I can see why some folks might disagree. But I can’t for the life of me see how that makes me a Modernist.

Let me state for the record that I respect those “influencers” who criticized my article.  I follow and admire Drs. Marshall and Shaw.  I read Rorate Caeli regularly.  I appreciate the work that Mr. Chessman’s Society of St. Hugh Victor is doing to strengthen the Latin Mass community here in New England. 

As a rule, I try to criticize ideas, attitudes, etc.—not individuals. If someone loves God and Holy Church, I figure we’re on the same team, even if we can’t agree which play to run. So, I don’t have any beef with these gentlemen.  I just think they’re wrong on this issue.

If that’s enough to disqualify me as a trad, very well!  As I said in my article, I don’t call myself a traditionalist anyway.  “Catholic” suits me just fine—as it did Sts. Peter and Paul, Clement of Rome, Ignatius of Antioch, Augustine of Hippo, Francis of Assisi, Thomas Aquinas, Edmund Campion, John Henry Newman, and all the great saints of history.  (I think Cardinal Newman sometimes called himself a conservative.  Correct me if I’m wrong.)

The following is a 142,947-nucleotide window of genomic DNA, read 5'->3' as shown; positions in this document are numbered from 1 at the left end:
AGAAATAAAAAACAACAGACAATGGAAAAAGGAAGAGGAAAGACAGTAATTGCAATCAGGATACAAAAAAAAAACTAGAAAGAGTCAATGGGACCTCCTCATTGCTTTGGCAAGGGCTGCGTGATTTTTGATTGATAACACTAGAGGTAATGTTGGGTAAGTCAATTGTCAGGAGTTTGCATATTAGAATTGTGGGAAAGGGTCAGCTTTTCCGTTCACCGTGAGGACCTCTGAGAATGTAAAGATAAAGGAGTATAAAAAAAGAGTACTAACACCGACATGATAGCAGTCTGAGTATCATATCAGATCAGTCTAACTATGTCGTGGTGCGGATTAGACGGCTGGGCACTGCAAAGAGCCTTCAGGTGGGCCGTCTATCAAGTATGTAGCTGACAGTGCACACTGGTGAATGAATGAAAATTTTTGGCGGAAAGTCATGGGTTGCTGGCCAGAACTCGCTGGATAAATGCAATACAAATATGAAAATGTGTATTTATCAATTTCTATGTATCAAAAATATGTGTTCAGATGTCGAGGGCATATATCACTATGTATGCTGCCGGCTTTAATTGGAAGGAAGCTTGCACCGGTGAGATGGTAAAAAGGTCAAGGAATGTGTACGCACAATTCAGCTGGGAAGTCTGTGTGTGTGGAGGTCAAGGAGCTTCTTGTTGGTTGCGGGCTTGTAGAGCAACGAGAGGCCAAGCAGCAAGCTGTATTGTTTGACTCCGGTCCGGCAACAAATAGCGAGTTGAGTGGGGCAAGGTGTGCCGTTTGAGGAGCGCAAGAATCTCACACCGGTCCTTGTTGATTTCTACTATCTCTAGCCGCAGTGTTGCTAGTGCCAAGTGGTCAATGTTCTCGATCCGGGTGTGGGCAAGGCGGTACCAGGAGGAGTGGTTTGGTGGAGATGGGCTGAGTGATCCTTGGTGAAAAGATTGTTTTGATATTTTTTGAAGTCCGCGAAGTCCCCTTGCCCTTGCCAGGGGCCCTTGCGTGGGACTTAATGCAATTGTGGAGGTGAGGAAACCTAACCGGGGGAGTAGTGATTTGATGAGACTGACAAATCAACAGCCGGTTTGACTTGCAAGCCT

Please, dear reader, just bear all of this in mind as you peruse the tradosphere.  And keep an eye out for comments like those addressed to my article—comments like this one:

And this one:

And this one:

Victim. Violence. Gaslighting.

This weak, worldly language suits the Left just fine, but it’s unworthy of Christians.  Think of St. Lawrence who, as the Romans roasted him on a giant grill, laughed and said: “Turn me over.  This side’s done.”  Think of St. Thomas More, who tripped on his way to the gallows and, when the hangman helped him to his feet, joked: “See me safe up.  In my coming down, I can shift for myself.”

We’re a Church of joyful martyrs, not whiny victims.  And when we encounter some trial, we sing with Fr. Faber,

Our fathers, chained in prisons dark,
Were still in heart and conscience free;
And blest would be their children’s fate,
If they, like them, should die for thee:
Faith of our fathers! holy faith!
We will be true to thee till death!